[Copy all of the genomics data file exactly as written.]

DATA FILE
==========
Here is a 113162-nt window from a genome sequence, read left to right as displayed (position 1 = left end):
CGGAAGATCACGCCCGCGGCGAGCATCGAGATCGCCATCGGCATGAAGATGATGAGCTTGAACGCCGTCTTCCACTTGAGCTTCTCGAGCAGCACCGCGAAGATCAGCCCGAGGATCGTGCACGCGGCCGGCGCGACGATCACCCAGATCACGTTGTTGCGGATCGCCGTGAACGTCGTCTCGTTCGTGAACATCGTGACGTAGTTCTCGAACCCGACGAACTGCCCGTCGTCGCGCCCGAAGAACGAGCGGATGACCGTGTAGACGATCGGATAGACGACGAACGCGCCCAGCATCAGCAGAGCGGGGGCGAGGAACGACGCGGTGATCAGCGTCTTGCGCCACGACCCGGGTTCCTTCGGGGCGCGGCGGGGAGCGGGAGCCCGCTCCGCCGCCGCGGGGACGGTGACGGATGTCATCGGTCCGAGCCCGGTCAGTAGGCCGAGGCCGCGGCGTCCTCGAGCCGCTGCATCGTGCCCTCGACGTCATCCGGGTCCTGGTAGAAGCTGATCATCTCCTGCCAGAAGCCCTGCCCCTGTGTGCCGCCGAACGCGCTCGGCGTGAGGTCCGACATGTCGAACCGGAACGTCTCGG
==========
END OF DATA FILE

Here is a 113162-nt window from a genome sequence, read left to right as displayed (position 1 = left end):
CGGAAGATCACGCCCGCGGCGAGCATCGAGATCGCCATCGGCATGAAGATGATGAGCTTGAACGCCGTCTTCCACTTGAGCTTCTCGAGCAGCACCGCGAAGATCAGCCCGAGGATCGTGCACGCGGCCGGCGCGACGATCACCCAGATCACGTTGTTGCGGATCGCCGTGAACGTCGTCTCGTTCGTGAACATCGTGACGTAGTTCTCGAACCCGACGAACTGCCCGTCGTCGCGCCCGAAGAACGAGCGGATGACCGTGTAGACGATCGGATAGACGACGAACGCGCCCAGCATCAGCAGAGCGGGGGCGAGGAACGACGCGGTGATCAGCGTCTTGCGCCACGACCCGGGTTCCTTCGGGGCGCGGCGGGGAGCGGGAGCCCGCTCCGCCGCCGCGGGGACGGTGACGGATGTCATCGGTCCGAGCCCGGTCAGTAGGCCGAGGCCGCGGCGTCCTCGAGCCGCTGCATCGTGCCCTCGACGTCATCCGGGTCCTGGTAGAAGCTGATCATCTCCTGCCAGAAGCCCTGCCCCTGTGTGCCGCCGAACGCGCTCGGCGTGAGGTCCGACATGTCGAACCGGAACGTCTCGG